Commentary on the Use of Electrophysical Agents in Physical Therapy

October is National Physical Therapy Month

In the practice of physical therapy, biophysical agents (BPAs) or electrophysical agents (EPAs) are often used in the treatment of patients with various diagnoses and impairments, including acute and chronic pain, weakness, limited range of motion, incoordination, and wounds. Physical therapists learn to use evidence-based BPAs/EPAs in school, are tested on knowledge related to use on their licensure exam, and many have seen countless examples of the effectiveness applying these interventions in practice. Despite all of this we come across resistance and at times condemnation of their use on several fronts.

In an October 2023 article, On Putting an End to the Backlash Against Electrophysical Agents, in the International Journal of Sports Physical Therapy, Belanger et al. provided commentary to expose the inaccuracy of statements against EPAs in the media and emphasize the need for the American Physical Therapy Association (APTA), the Commission on Accreditation in Physical Therapy (CAPTE), and the Federation of State Boards of Physical Therapy (FSBPT) organizations to renew their position supporting EPAs.

  • The APTA’s Guide to Physical Therapist Practice 4.0 lists EPAs as interventions.
  • CAPTE mandates that all physiotherapy schools include EPAs in their curricula.
  • FSBPT tests students on EPAs during licensure exam.

Authors’ Rebuttals to the Main Points Against Using EPAs

1. “There is little to no research-based evidence.”  WRONG

  • There is actually significant research available for clinicians supporting the use of EPAs, including many randomized controlled trials, systematic reviews, and meta-analyses. In the article, Making the Case for Modalities (Page, 2021), the author found 220,000 papers on electrotherapy and ultrasound, compared to only 160,000 on therapeutic exercise and 26,000 on manual therapy.

  • EPAs demonstrate efficacy for many conditions, including:
    • Transcutaneous electrical nerve stimulation (TENS) for pain.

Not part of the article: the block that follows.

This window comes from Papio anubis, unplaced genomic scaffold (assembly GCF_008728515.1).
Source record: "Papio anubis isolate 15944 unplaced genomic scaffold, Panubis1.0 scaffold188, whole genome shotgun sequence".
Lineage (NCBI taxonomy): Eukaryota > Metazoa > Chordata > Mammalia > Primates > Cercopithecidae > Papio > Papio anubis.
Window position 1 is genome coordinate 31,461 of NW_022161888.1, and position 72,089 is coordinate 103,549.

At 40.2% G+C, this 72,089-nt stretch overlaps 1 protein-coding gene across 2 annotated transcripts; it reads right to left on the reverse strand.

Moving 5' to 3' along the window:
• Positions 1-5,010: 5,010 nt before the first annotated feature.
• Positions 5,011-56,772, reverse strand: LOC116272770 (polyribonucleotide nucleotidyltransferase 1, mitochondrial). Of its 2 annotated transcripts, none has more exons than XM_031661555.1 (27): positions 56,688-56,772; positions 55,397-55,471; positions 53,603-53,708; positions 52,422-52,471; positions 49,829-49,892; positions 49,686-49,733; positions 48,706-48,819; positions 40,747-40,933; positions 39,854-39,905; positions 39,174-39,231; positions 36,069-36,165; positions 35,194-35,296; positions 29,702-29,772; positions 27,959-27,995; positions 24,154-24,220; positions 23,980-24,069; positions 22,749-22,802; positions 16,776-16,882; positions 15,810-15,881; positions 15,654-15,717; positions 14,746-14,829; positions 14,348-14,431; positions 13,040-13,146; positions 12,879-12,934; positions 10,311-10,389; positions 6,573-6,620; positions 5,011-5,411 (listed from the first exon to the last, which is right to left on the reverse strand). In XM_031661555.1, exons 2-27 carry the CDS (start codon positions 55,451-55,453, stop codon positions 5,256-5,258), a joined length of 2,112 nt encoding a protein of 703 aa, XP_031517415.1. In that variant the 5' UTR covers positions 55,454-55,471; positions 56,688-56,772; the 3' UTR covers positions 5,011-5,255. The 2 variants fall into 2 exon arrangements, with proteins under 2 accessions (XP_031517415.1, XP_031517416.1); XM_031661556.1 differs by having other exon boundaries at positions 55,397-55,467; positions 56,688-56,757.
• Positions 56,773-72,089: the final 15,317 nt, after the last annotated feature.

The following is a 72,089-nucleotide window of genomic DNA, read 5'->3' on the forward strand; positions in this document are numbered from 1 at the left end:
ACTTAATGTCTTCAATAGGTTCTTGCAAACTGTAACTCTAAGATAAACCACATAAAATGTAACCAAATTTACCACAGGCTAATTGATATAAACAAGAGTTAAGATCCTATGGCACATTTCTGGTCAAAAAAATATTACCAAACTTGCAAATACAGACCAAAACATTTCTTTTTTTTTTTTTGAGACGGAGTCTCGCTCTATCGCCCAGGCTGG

• Neuromuscular electrical stimulation (NMES) for quadriceps function following knee reconstruction.
    • Electrical stimulation for tissue healing in wound management.

2. “The body of research-based evidence is of poor quality.” INVALID

  • In fact, the scientific peer-reviewed literature shows that the research articles for EPAs are not of lower quality than any other areas of physical therapy.

3. “Passive delivery nature of EPAs may be harmful to patients.” UNTRUE

  • This would mean that other passive interventions like manual therapy, use of medications, and surgical procedures may similarly be classified as harmful. Patients should be provided appropriate, necessary, and properly timed interventions based on specific patient needs regardless of the active/passive nature.
  • The method of intervention delivery (active or passive) has nothing to do with resulting harm or benefit. Instead, it has to do with the clinician’s responsibility to provide instruction to maximize the interventions benefit for the patient.

Physical therapy organizations in other countries around the world do not have these same adverse reactions to the use of EPAs. Belanger et al. propose a call to action by the APTA, CAPTE, and FSBPT to reconfirm their position on supporting the use of EPAs, as well as urge physical therapists to report grievances regarding inappropriate EPA use to their state licensing board.

Andreé Akst, PT, MPT, CEEAA, NASM-CES, Clinical Services Content Specialist

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